Lee - you seem to be attempting to make the positive claim that animism beliefs included the concept of perdition. I'm finding no such evidence in the literature, which is the only evidence I can provide for rejecting your claim. You are pointing to one sentence who's focus is on "armchair anthropologists" (as opposed to field work) and using that one sentence to defend the claim "they believed in perdition." Since there is NO reference to perdition beliefs in any of the literature I have examined, I conclude you are most likely wrong. If you want me to conclude differently, provide some evidence for these perdition beliefs.
    The ultimate weakness of violence is that it is a descending spiral begetting the very thing it seeks to destroy...returning violence for violence multiplies violence, adding deeper darkness to a night already devoid of stars. Darkness cannot drive out darkness; only light can do that. Hate cannot drive out hate; only love can do that. Martin Luther King

    I would unite with anybody to do right and with nobody to do wrong. Frederick Douglas

  7. #17
    tWebber lee_merrill's Avatar
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    Quote Originally Posted by carpedm9587 View Post
    If you want me to conclude differently, provide some evidence for these perdition beliefs.
    Well, I found a place, and I've said my say, so I think I will leave it at that!

    Blessings,
    Lee
    "What I pray of you is, to keep your eye upon Him, for that is everything. Do you say, 'How am I to keep my eye on Him?' I reply, keep your eye off everything else, and you will soon see Him. All depends on the eye of faith being kept on Him. How simple it is!" (J.B. Stoney)

  8. #18
    tWebber carpedm9587's Avatar
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    Quote Originally Posted by lee_merrill View Post
    Well, I found a place, and I've said my say, so I think I will leave it at that!

    Blessings,
    Lee
    Fair enough, Lee. Since I think you are reading into that single line more than was intended by the author, we will have to agree to disagree. If I get a sec, I'll see if I can find the author's contact information and ask for a clarification.
    The ultimate weakness of violence is that it is a descending spiral begetting the very thing it seeks to destroy...returning violence for violence multiplies violence, adding deeper darkness to a night already devoid of stars. Darkness cannot drive out darkness; only light can do that. Hate cannot drive out hate; only love can do that. Martin Luther King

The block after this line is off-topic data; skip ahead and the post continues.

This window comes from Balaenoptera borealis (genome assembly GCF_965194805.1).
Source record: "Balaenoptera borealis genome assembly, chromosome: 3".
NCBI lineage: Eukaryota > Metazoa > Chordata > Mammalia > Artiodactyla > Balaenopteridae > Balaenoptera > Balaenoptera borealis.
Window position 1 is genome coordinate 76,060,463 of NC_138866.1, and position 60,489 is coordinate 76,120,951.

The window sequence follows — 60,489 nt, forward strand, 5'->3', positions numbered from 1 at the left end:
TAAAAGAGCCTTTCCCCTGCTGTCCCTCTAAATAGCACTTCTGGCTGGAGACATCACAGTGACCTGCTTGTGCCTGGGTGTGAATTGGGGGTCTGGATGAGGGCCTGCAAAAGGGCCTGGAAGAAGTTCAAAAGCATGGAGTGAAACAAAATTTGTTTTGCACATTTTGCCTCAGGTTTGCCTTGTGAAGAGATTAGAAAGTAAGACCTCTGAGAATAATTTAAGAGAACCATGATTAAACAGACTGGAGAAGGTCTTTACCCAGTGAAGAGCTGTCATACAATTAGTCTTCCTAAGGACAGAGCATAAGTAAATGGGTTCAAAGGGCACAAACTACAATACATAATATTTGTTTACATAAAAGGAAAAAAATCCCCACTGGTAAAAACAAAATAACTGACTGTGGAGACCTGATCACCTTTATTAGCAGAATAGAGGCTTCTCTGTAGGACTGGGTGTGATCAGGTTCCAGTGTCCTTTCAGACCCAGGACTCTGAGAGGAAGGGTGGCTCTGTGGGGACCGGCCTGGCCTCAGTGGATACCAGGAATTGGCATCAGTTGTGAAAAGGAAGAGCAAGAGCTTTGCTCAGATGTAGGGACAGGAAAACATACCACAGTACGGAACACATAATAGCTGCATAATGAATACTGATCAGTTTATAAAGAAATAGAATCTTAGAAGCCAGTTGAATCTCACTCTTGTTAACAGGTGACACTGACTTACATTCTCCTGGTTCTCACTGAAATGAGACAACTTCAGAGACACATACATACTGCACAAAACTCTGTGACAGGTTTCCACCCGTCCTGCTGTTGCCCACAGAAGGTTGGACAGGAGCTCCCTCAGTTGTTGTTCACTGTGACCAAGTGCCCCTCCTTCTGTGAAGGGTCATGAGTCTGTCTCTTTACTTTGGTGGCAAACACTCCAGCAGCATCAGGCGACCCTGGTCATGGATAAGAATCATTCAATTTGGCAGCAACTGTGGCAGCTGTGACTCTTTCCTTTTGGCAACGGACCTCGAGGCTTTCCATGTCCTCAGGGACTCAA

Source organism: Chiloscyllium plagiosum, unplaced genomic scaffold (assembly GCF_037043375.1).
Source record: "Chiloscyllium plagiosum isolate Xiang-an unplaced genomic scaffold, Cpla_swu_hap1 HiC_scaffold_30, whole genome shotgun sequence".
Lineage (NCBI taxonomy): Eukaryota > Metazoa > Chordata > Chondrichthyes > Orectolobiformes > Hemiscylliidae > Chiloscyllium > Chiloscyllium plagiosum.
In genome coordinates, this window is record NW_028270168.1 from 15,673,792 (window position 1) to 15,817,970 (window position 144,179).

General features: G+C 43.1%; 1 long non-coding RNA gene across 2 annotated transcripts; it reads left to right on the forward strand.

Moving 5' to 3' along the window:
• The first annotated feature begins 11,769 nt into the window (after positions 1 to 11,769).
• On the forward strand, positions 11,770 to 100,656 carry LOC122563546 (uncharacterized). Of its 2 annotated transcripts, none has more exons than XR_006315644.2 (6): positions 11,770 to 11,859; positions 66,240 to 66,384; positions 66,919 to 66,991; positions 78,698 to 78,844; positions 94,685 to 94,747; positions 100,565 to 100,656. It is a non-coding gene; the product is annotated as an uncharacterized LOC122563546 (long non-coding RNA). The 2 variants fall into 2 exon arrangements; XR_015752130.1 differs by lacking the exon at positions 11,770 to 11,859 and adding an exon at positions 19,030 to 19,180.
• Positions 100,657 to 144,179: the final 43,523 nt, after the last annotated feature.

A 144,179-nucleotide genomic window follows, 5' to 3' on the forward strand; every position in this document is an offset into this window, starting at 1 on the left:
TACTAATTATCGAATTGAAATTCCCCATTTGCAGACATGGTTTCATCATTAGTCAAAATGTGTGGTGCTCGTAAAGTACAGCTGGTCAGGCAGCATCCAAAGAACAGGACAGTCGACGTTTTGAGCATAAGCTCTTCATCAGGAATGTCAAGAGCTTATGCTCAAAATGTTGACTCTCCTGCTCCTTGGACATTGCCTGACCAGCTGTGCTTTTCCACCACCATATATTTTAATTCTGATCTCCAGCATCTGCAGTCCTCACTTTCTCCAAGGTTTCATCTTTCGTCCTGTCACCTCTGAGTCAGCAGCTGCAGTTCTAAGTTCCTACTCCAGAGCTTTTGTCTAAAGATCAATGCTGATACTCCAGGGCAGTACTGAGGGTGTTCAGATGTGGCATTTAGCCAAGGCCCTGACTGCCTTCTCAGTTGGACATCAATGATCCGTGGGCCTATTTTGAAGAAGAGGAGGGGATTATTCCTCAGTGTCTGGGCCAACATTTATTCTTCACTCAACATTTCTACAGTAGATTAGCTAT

I would unite with anybody to do right and with nobody to do wrong. Frederick Douglas

  9. #19
    tWebber lee_merrill's Avatar
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    Quote Originally Posted by carpedm9587 View Post
    If I get a sec, I'll see if I can find the author's contact information and ask for a clarification.
    Alrighty, sounds good.

    Blessing to you,
    Lee
    "What I pray of you is, to keep your eye upon Him, for that is everything. Do you say, 'How am I to keep my eye on Him?' I reply, keep your eye off everything else, and you will soon see Him. All depends on the eye of faith being kept on Him. How simple it is!" (J.B. Stoney)

  10. #20
    tWebber carpedm9587's Avatar
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    Quote Originally Posted by lee_merrill View Post
    Alrighty, sounds good.

    Blessing to you,
    Lee
    Thanks for a very civil discussion, Lee. You're always a pleasure to exchange ideas/views with. You keep it about the ideas/views.
    The ultimate weakness of violence is that it is a descending spiral begetting the very thing it seeks to destroy...returning violence for violence multiplies violence, adding deeper darkness to a night already devoid of stars. Darkness cannot drive out darkness; only light can do that. Hate cannot drive out hate; only love can do that. Martin Luther King

    I would unite with anybody to do right and with nobody to do wrong. Frederick Douglas